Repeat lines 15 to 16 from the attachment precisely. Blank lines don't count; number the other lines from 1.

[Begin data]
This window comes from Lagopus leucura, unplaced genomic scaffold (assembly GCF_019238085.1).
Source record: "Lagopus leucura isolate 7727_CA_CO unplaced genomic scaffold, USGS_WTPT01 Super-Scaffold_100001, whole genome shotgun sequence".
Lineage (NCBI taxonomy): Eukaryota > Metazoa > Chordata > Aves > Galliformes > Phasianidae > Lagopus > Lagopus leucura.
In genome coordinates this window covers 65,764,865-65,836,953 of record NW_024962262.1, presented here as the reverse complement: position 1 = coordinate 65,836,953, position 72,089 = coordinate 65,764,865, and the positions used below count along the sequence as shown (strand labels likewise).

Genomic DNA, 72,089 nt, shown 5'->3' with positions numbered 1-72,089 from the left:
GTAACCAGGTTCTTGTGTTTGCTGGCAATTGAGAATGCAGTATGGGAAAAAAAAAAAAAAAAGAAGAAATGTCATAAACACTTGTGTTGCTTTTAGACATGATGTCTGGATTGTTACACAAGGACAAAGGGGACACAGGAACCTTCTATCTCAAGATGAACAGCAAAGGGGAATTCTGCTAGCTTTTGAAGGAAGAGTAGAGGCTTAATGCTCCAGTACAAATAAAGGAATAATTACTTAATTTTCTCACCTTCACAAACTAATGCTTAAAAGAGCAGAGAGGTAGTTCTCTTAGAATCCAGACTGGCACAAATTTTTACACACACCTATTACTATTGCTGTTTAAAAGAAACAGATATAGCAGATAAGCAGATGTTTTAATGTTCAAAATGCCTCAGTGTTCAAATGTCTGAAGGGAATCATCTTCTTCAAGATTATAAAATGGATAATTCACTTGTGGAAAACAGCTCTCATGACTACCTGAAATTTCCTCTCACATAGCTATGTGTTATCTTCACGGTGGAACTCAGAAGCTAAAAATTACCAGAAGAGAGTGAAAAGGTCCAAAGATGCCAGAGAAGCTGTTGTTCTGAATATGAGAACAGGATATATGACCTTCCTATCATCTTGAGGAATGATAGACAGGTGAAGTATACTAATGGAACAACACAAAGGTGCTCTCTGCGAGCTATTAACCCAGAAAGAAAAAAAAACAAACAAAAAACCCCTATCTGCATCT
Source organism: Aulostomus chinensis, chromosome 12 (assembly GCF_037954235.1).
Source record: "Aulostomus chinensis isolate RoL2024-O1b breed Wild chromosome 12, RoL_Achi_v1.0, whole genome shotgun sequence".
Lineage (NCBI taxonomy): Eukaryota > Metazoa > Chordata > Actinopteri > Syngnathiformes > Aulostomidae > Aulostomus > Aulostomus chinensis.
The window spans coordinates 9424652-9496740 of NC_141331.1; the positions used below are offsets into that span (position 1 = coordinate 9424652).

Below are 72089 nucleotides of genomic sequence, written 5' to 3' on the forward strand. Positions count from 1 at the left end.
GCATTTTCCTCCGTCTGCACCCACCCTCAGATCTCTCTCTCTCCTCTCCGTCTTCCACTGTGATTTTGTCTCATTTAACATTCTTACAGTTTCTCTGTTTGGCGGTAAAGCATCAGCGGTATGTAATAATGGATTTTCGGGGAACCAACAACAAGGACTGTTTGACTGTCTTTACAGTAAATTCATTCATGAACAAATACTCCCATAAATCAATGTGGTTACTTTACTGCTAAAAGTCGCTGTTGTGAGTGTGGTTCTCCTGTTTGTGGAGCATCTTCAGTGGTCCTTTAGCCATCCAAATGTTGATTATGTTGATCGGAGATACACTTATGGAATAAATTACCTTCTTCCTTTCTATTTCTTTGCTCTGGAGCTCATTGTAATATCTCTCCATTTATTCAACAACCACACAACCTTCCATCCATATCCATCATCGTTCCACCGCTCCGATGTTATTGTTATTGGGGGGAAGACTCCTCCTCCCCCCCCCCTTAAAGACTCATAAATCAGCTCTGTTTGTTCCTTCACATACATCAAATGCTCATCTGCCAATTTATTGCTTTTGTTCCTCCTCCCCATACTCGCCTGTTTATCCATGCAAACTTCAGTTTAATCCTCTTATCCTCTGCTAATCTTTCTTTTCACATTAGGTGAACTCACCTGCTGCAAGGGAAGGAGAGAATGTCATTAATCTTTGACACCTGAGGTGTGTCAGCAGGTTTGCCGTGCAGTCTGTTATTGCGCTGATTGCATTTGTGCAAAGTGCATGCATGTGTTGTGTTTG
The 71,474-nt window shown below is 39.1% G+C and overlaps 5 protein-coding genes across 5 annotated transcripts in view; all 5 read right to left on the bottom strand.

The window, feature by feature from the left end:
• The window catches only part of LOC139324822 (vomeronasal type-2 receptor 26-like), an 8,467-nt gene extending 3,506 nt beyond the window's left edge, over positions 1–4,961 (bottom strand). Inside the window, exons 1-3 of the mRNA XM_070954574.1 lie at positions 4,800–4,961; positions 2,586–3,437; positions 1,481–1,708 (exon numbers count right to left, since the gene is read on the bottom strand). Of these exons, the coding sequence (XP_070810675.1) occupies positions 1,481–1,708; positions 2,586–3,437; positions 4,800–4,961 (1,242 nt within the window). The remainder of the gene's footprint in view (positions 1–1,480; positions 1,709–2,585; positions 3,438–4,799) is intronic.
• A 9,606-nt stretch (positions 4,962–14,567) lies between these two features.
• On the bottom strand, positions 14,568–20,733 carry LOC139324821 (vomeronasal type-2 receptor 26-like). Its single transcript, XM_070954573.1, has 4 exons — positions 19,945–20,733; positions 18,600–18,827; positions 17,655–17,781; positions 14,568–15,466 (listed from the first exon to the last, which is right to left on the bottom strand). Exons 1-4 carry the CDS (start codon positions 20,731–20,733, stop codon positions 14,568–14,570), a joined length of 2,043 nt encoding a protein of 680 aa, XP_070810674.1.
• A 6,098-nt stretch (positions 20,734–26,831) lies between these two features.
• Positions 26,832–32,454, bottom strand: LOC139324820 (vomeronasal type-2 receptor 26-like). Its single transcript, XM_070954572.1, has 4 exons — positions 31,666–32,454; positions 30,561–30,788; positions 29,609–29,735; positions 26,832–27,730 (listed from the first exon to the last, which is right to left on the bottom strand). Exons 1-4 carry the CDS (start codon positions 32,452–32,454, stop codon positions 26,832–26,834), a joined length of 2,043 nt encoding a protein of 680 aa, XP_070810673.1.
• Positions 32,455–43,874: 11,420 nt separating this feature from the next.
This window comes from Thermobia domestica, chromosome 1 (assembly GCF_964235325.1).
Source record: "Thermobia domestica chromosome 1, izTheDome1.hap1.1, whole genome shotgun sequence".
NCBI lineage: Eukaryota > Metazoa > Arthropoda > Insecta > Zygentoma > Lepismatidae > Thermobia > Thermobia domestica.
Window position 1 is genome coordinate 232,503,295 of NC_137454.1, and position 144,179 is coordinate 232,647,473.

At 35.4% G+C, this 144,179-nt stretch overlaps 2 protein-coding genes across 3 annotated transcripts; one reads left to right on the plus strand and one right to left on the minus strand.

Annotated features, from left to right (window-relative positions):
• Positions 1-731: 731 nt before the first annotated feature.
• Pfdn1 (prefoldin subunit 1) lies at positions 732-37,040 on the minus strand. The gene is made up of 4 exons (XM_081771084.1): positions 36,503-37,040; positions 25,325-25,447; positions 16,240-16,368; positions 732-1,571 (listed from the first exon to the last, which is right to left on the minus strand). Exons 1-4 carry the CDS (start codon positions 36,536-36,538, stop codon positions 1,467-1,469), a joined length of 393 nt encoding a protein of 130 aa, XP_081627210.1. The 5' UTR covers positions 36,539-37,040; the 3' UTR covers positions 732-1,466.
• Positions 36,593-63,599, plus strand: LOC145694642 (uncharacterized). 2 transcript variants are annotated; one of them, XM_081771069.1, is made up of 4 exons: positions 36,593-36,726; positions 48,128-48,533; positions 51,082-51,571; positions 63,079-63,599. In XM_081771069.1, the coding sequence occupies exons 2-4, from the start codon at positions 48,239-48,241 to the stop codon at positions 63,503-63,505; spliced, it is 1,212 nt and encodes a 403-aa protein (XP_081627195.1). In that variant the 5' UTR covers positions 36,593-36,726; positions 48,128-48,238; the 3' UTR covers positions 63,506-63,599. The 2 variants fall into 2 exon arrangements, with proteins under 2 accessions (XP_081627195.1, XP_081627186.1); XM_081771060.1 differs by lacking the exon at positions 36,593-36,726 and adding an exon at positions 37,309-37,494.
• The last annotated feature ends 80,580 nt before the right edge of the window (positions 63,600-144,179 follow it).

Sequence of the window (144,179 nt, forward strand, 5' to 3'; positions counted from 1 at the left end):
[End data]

• The window catches only part of LOC139324822 (vomeronasal type-2 receptor 26-like), an 8,467-nt gene extending 3,506 nt beyond the window's left edge, over positions 1–4,961 (bottom strand). Inside the window, exons 1-3 of the mRNA XM_070954574.1 lie at positions 4,800–4,961; positions 2,586–3,437; positions 1,481–1,708 (exon numbers count right to left, since the gene is read on the bottom strand). Of these exons, the coding sequence (XP_070810675.1) occupies positions 1,481–1,708; positions 2,586–3,437; positions 4,800–4,961 (1,242 nt within the window). The remainder of the gene's footprint in view (positions 1–1,480; positions 1,709–2,585; positions 3,438–4,799) is intronic.
• A 9,606-nt stretch (positions 4,962–14,567) lies between these two features.